Do not be tempted to list everything that you have ever done. Remember that Hiring Managers will have a stack of CVs to go through, their time is limited and so is their patience.
How long should your resume be?
This is one of the most common questions asked about resumes. The golden rule is that it should be as concise as possible, but long enough to entice a hiring manager to call you for a job interview. Currently most CV experts agree that it should ideally be one page long, however its final length really depends on your experience and the type of job you are applying for, which in turn means it can be two pages long if need be.
Naming your resume
Make sure any resume you email as an attachment has a meaningful name. Do not simply attach a file called ‘Resume.doc’. Once it has been saved to your prospective employer’s hard disk your resume should be easy to identify. Name your resume attachment something like:
Name dropping in your resume
If you have worked for a prestigious company or someone who is well known in your industry, then be sure to mention this.
With the exception of governmental positions, which may require this information, your nationality should be omitted. As long as you are either a native to the country in which you are applying or can provide a suitable working visa, there is no need to explain where you are from.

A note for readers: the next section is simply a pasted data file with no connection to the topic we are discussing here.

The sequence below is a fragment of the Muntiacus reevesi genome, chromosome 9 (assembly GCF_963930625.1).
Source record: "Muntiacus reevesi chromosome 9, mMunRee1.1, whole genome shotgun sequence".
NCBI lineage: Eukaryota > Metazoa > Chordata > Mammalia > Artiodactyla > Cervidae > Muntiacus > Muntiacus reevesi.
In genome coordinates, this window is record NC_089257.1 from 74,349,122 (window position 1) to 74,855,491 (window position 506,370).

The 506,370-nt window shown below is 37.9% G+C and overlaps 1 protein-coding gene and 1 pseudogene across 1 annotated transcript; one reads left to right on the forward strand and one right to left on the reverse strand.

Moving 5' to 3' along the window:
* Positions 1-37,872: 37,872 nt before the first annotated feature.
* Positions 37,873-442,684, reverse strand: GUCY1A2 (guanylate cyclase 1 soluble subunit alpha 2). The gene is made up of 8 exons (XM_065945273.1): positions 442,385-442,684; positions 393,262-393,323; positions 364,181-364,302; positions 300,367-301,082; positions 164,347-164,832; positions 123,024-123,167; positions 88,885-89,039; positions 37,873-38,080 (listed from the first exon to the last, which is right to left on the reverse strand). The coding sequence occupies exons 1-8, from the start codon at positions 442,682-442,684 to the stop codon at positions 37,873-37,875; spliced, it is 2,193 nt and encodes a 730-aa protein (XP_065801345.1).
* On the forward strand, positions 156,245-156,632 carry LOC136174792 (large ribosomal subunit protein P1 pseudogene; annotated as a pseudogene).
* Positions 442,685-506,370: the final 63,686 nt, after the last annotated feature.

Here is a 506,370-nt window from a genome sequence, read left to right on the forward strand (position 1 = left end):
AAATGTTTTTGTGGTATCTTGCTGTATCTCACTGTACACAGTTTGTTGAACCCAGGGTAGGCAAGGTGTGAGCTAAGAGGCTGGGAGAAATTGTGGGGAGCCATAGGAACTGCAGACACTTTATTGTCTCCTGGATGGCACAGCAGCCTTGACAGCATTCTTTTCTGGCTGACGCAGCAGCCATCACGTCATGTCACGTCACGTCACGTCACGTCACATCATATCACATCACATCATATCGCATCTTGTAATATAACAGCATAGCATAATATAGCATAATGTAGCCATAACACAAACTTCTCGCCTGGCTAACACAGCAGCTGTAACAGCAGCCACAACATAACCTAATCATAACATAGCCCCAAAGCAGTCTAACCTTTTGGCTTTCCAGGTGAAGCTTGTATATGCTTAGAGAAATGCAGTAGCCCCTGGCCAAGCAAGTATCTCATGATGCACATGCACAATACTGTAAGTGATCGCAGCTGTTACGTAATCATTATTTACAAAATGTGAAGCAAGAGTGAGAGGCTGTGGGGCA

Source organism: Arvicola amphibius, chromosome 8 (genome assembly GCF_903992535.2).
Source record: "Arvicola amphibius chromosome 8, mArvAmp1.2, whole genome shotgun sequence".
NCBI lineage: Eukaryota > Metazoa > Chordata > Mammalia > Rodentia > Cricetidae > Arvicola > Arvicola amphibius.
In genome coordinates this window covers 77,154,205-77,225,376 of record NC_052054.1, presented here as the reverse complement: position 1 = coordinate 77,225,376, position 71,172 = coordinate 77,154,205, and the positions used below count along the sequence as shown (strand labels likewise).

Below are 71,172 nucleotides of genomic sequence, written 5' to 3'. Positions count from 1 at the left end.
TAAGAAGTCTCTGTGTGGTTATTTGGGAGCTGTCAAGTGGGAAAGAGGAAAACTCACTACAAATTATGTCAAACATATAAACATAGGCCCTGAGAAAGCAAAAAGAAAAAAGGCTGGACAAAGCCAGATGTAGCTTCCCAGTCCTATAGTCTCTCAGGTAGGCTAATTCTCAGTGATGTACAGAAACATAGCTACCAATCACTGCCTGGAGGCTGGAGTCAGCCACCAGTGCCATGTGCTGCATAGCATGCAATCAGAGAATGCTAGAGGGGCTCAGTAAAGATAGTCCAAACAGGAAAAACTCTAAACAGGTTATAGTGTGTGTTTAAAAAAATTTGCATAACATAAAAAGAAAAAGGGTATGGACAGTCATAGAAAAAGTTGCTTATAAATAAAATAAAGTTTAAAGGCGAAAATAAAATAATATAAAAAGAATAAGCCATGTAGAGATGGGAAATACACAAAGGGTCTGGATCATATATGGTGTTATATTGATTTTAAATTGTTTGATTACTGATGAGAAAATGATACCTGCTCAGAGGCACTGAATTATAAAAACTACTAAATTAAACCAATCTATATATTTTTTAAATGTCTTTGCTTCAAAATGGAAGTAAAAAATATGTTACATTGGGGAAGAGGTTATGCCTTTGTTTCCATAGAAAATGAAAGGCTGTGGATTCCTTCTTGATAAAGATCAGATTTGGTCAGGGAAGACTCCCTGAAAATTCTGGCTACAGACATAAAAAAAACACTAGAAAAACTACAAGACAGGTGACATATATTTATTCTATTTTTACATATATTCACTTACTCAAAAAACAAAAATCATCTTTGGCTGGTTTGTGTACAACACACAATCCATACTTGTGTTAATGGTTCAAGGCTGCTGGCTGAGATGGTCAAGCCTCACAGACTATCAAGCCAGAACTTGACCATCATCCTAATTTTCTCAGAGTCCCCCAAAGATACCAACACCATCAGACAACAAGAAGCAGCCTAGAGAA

Any information you give should not reveal the actual names of your current or previous employers’ clients. Also be careful about disclosing confidential information about a previous employer’s sales figures or business turnover etc.
Printing a resume
If you are sending a paper version of your resume then use a high quality printer. Laser printers are ideal for producing crisp sharp text.
Do not use coloured paper, as it can overshadow the content of your resume, instead always use clean white paper with a minimum density and weight of 90gsm.
Only list membership of organisations if they are relevant to the job or industry you are applying to. This can include volunteer groups, charities or trade associations.